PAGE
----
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When numbers lie: the hidden danger of growing Web traffic written by Claudie Clot, CEO of

If you are like most companies, you have been quite pleased with the steady increase of traffic your site has received over the past months. After all, your marketing efforts have intensified and your staff's expertise has deepened to the point that your web site is now consistently generating better results. But is it really the case? Very often behind those glorifying web site statistics hides a problem that can give companies a false sense of achievement. The number of page views is growing as is the number of user sessions. Plus, visitors keep coming back. Yet, the web site produces no significant results. At least, nothing of the magnitude other Web companies seem to enjoy. The problem: single page access -- visitors who come to your web site and leave as soon as they reach the first page. A very serious problem indeed when one realizes that these visitors can account for a large percentage of the site's traffic. The danger lies in the fact that the problem can easily go unnoticed. Attract enough visitors to your site, and your general web site statistics, especially page views and user sessions, will be quite impressive. The numbers tell you one thing, however reality shows a very different picture. At the end of the day, you may never realize that the traffic and ultimately your efforts have little chance of contributing to the company's bottom line. The good news: the problem can easily be solved. In fact, knowing that the problem exists and understanding why visitors leave so quickly represents half the solution. Completely resolving the issue at hand, however, entails sharpening the way you reach and communicate with your prospects on the Web. As you will see, the site itself is not always the problem.

1.Identifying the problem - Taking a closer look at your web site statistics reports

How do you know if you are experiencing this problem? It's quite easy. You simply need to compare two key web site traffic statistics to determine whether your site is at risk. The trick is to measure the number of user sessions that initiated at the top entry page (usually the home page). Then, you need to subtract the number of user sessions which included only that page. The larger the resulting number, the more serious the problem. To illustrate the problem, let's look at a real life example. Company A develops and markets advanced communications systems to a variety of small vertical markets including governmental agencies, universities, and airports. A recent web site statistics report shows the following picture:

1. Top entry pages:
Number 1 - Home page - 582 user sessions
2. Top single access pages:
  Number 1: Home page - 228 user sessions 

Based on these data, we can see that 582 user sessions have originated at the Home page. And 228 sessions have included only the Home page. Hence, during 354 sessions, visitors left the site as soon as they reached the Home page. That's more than 39% of the traffic that entered through the front door.

2. Understanding why visitors leave your site upon reaching it

The most important step in solving the problem is determining whether the visitors who left your site were new visitors or repeat visitors. A detailed web site statistics report should give you an idea of the nature of the traffic. From that point, you simply need to identify the most likely scenario(s) and use the corresponding solution(s).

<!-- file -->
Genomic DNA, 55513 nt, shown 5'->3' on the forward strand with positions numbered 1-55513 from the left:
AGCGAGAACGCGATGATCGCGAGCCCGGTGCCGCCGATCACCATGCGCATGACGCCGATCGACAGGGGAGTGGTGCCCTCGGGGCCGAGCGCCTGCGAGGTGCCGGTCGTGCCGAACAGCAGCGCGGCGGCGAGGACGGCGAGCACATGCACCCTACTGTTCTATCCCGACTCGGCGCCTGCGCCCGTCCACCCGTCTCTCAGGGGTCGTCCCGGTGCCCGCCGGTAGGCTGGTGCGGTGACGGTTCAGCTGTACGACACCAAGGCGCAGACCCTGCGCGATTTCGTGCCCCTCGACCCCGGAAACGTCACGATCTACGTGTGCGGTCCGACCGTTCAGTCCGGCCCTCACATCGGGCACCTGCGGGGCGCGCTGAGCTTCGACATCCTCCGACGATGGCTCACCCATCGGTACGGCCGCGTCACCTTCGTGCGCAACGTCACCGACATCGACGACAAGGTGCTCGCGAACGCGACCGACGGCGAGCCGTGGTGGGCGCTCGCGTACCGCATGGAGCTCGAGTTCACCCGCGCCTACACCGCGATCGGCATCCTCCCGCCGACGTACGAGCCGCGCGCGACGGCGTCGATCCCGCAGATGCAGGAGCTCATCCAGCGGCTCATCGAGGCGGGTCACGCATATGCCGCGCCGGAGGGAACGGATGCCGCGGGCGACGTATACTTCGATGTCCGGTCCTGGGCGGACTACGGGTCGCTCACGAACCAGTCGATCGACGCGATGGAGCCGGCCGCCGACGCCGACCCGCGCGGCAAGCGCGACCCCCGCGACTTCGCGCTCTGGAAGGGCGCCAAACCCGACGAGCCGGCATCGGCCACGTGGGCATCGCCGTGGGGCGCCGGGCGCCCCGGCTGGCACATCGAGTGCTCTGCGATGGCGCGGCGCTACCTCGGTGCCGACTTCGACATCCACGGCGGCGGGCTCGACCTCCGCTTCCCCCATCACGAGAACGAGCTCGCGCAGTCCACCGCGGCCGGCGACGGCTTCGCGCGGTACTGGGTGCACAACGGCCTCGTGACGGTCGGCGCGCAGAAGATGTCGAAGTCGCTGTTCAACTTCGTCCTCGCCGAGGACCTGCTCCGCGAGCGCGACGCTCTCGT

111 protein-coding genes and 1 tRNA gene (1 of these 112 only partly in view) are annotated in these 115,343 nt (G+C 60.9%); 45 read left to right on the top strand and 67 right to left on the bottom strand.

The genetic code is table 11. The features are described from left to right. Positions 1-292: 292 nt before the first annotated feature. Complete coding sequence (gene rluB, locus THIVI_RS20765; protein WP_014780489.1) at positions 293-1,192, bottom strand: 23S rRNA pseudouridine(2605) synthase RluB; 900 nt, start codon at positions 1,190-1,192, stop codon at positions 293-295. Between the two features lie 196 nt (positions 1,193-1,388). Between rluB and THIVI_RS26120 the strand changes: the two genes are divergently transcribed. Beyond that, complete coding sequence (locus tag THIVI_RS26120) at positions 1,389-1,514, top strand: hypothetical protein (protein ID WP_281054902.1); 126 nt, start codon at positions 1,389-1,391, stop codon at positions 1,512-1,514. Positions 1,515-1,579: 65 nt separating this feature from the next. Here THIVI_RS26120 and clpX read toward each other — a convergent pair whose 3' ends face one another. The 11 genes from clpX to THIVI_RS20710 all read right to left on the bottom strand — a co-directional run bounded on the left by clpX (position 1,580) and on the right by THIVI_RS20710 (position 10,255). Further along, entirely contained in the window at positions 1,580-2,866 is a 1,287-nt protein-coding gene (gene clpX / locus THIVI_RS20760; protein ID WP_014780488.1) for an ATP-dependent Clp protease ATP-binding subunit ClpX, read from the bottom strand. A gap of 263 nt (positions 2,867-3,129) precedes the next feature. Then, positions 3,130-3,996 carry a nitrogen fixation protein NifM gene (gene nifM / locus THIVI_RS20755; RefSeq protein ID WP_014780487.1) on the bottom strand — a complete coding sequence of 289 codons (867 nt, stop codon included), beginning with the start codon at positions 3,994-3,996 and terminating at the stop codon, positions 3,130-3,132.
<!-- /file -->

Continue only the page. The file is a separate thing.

First-time visitors
Visitors do not need your products or services, and therefore leave the site.   Revise your promotional strategy to make sure you attract the right prospects. This entails taking a hard look at the site description on search engines and web directories.
Visitors need your products or services but do not really understand what you have to offer.  

Clarify your message on the page to facilitate comprehension. Be concise and straight-forward when describing your offerings.

A "products" or "services" link may not be enough to fully capture the nature and breadth of your offerings.

Visitors cannot find the products and services they need.   Redesign your entry page to include highly-visible links to product and service pages.
Visitors need your products but cannot access the information.   Make sure your entry page does not require any special plug-in or takes too long to load.
Visitors responded to a promotional message (email, banner...) but reached a page that did not mention anything about the promotion.  

Direct visitors who respond to your promotions to intermediary pages that serve as transitions to the main pages of the site.

In other words, include the URL to the intermediary pages in your banners, emails, etc... rather than the URL of the Home page.

Repeat visitors
Visitors value your site and need the products and services you offer but leave after they reach the point of entry.  

Inform visitors of site updates directly on the entry page. Make sure they realize that new information has been added to the site.

Use a section of the Home page as a bulletin board where you can post recent additions and changes to the site.

Source: Online Advantage 1.0 (Click here for details)-

3. Useful tools - Getting help analyzing web site traffic

Fortunately, you do not have to scrutinize web server traffic log files to uncover potential problems. This analysis can take just a few minutes with the help of web site traffic analysis tools. Very likely, your ISP will provide you with FREE software that will do an adequate job of detailing your web site traffic patterns. If your current software package does not meet your needs, we recommend software solutions from WebTrends. These solutions include advanced web site traffic analysis tools that can even analyze your traffic in real time.


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